This article deals with Plato’s version of ancient atomism which in many respects anticipated the ideas of modern physics. The author relates mathematical atomism to so-called structural realism—which is now considered by many philosophers of science as the most defensible form of scientific realism. It is supposed in the paper that the association of structural realism with Plato’s atomism would make it possible to take out the latter from the sphere of speculative natural philosophy of antiquity and to place it (...) in the frames of rational discussions about the structure of being. It is assumed that this association might clarify the problem of effectiveness of mathematics in scientific cognition. (shrink)
The author demonstrates the central role that the ideal of unity and simplicity has played in classical and contemporary science. She argues that despite current difficulties in realizing this ideal it has deep psychological roots and is therefore likely to persist.
Abstract What is the measure of the social responsibility of scientists? Even if technology is not just applied science, the scientist cannot simply waive responsibility for the negative manifestations of technological progress borne out of scientific research. However, there are limits to the practicable realization of any moral maxims in this sphere, concerning, for instance, the very awareness of the future consequences of basic research. Insofar as it is possible to believe in a distinction between pure and applied research, there (...) exists a difference in the corresponding measure of social responsibility for scientists. (shrink)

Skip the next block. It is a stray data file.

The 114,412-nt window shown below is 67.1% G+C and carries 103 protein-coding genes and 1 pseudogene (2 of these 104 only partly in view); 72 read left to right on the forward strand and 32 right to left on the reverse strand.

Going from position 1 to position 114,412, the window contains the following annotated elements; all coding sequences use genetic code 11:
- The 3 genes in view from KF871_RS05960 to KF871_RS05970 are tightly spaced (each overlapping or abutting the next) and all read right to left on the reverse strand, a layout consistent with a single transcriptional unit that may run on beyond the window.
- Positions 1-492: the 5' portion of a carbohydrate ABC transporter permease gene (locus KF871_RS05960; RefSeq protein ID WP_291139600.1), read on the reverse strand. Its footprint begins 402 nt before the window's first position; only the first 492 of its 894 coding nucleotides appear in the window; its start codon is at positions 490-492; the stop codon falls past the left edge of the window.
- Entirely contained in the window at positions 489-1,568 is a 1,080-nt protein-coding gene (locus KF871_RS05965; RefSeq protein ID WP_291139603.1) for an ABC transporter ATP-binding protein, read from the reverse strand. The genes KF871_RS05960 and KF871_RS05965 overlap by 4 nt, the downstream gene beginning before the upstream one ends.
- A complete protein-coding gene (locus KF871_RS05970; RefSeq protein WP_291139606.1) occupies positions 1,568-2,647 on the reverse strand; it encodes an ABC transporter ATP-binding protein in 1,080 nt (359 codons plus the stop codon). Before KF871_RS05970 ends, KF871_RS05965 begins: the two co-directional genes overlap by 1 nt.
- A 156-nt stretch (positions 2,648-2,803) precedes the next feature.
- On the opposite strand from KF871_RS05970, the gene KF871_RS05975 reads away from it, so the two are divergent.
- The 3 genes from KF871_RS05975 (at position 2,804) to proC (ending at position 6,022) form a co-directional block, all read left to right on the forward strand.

Book Information Functions in Mind: A Theory of Intentional Content. Functions in Mind: A Theory of Intentional Content Carolyn Price Oxford Clarendon Press 2001 vi + 263 Hardback £35 By Carolyn Price. Clarendon Press. Oxford. Pp. vi + 263. Hardback:£35.
This volume of essays is both a useful introduction to the work Maurice Blanchot and an advanced and interesting study of this work. Well-known themes of Blanchot's thought are addressed: 'death as non-dialectical other', 'conversation as a (non) meeting place', 'the absence of any present', 'the worklessness of the work' (which rewrites G.W.F. Hegel's 'work as sublation of contradiction', and 'the impossibility of any origin'. The book divides Blanchot's oeuvre into three periods: criticism, fiction, and a more recent period of (...) hard-to-classify works. (shrink)